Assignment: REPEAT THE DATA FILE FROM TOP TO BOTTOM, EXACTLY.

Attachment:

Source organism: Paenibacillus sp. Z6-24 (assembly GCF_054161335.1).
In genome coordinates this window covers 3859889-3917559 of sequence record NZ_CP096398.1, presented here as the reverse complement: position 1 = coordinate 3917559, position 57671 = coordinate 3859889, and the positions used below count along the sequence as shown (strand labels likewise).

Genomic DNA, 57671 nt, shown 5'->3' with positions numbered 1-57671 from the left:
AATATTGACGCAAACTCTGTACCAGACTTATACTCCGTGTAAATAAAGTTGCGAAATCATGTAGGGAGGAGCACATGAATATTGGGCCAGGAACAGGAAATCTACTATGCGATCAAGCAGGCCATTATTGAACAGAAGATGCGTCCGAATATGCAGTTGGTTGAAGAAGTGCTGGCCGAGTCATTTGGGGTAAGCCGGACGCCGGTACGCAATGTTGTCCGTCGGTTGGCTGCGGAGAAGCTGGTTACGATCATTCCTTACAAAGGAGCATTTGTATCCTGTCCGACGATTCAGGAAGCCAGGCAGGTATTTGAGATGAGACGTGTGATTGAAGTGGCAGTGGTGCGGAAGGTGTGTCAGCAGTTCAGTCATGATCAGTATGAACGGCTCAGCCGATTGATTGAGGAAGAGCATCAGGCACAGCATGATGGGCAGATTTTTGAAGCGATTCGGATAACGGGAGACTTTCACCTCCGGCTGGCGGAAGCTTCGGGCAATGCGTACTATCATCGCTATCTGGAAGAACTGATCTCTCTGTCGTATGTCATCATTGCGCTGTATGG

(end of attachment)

Source organism: Paenibacillus sp. Z6-24 (assembly GCF_054161335.1).
In genome coordinates this window covers 3859889-3917559 of sequence record NZ_CP096398.1, presented here as the reverse complement: position 1 = coordinate 3917559, position 57671 = coordinate 3859889, and the positions used below count along the sequence as shown (strand labels likewise).

Genomic DNA, 57671 nt, shown 5'->3' with positions numbered 1-57671 from the left:
AATATTGACGCAAACTCTGTACCAGACTTATACTCCGTGTAAATAAAGTTGCGAAATCATGTAGGGAGGAGCACATGAATATTGGGCCAGGAACAGGAAATCTACTATGCGATCAAGCAGGCCATTATTGAACAGAAGATGCGTCCGAATATGCAGTTGGTTGAAGAAGTGCTGGCCGAGTCATTTGGGGTAAGCCGGACGCCGGTACGCAATGTTGTCCGTCGGTTGGCTGCGGAGAAGCTGGTTACGATCATTCCTTACAAAGGAGCATTTGTATCCTGTCCGACGATTCAGGAAGCCAGGCAGGTATTTGAGATGAGACGTGTGATTGAAGTGGCAGTGGTGCGGAAGGTGTGTCAGCAGTTCAGTCATGATCAGTATGAACGGCTCAGCCGATTGATTGAGGAAGAGCATCAGGCACAGCATGATGGGCAGATTTTTGAAGCGATTCGGATAACGGGAGACTTTCACCTCCGGCTGGCGGAAGCTTCGGGCAATGCGTACTATCATCGCTATCTGGAAGAACTGATCTCTCTGTCGTATGTCATCATTGCGCTGTATGG